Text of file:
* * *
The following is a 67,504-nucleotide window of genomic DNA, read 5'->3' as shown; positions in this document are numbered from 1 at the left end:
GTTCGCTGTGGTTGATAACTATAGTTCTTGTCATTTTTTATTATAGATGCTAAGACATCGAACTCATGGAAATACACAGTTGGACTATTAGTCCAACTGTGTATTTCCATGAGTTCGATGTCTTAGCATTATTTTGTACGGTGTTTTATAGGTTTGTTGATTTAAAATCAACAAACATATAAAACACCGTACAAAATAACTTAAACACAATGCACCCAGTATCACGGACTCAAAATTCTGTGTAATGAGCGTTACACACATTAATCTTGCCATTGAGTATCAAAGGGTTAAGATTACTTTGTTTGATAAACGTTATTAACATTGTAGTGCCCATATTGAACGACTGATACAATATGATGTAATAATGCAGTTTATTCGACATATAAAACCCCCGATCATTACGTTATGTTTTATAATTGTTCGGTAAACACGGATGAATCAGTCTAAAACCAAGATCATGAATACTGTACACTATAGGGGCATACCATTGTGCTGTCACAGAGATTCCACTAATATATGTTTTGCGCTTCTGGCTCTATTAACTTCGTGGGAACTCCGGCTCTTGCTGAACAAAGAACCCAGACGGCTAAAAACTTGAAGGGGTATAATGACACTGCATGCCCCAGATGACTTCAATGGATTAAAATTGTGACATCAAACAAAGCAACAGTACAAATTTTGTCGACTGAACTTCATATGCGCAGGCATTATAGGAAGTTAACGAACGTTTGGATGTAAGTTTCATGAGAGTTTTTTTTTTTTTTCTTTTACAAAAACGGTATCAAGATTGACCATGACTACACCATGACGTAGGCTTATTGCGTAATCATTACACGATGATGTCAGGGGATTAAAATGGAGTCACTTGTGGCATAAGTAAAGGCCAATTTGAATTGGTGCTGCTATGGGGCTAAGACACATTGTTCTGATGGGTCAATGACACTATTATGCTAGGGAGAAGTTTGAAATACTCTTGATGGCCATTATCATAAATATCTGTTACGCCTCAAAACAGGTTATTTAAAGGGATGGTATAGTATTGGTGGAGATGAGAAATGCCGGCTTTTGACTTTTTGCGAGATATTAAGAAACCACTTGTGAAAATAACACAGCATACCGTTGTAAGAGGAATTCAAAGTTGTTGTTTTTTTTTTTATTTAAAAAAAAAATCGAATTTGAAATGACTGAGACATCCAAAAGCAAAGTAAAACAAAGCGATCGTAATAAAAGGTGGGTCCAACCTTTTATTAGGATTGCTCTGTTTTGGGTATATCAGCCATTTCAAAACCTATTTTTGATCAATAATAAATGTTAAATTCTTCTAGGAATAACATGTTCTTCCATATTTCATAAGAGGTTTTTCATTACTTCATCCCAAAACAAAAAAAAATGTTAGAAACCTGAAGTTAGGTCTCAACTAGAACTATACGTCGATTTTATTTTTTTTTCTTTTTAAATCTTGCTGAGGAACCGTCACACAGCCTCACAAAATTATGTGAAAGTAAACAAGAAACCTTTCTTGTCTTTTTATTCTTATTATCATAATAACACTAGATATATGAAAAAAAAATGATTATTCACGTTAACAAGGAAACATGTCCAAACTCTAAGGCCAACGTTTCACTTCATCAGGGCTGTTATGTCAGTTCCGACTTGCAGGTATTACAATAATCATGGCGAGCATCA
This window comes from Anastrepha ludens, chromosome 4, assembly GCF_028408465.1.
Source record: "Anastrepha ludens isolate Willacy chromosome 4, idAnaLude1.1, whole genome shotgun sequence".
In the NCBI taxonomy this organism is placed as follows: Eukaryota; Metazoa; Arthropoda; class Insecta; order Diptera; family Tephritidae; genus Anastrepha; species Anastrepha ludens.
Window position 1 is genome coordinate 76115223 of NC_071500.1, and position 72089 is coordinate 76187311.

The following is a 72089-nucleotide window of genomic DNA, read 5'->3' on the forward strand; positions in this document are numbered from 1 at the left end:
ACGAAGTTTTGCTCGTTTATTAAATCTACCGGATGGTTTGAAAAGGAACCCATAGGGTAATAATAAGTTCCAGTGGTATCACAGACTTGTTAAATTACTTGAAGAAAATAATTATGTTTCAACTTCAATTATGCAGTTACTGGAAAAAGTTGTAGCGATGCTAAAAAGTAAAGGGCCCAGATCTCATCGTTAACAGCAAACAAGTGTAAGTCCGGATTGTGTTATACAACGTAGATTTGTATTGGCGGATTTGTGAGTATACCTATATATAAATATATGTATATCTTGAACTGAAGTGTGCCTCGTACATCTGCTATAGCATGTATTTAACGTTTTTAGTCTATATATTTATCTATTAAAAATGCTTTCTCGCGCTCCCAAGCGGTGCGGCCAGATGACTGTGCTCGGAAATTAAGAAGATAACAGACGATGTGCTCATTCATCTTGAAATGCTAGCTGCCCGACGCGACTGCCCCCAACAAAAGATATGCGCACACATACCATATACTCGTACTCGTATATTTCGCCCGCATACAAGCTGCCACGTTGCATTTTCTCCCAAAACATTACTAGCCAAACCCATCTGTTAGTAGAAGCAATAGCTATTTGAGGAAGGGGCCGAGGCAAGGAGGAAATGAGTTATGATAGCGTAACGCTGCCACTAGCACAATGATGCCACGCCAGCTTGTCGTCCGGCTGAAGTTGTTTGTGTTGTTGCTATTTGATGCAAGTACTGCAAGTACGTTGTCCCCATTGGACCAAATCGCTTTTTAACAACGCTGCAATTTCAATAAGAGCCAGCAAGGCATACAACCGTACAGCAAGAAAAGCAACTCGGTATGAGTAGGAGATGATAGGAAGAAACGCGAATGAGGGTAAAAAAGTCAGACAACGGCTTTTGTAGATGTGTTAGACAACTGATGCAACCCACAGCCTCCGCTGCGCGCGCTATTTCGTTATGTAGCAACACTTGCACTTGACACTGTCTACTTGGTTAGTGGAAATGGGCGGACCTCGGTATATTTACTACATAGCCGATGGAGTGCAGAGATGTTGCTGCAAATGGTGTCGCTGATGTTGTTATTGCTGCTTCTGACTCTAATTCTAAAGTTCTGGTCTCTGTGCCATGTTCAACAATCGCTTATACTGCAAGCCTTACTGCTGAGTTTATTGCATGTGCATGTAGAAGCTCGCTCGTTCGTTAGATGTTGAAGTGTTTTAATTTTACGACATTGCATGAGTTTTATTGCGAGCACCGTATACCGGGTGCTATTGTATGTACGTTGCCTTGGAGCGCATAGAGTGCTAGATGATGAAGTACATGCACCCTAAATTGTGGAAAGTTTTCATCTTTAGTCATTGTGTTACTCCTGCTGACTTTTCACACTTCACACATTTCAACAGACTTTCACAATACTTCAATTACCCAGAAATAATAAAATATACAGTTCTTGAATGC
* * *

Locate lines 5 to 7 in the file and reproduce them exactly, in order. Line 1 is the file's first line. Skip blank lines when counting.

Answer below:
In the NCBI taxonomy this organism is placed as follows: Eukaryota; Metazoa; Arthropoda; class Insecta; order Diptera; family Tephritidae; genus Anastrepha; species Anastrepha ludens.
Window position 1 is genome coordinate 76115223 of NC_071500.1, and position 72089 is coordinate 76187311.

The following is a 72089-nucleotide window of genomic DNA, read 5'->3' on the forward strand; positions in this document are numbered from 1 at the left end: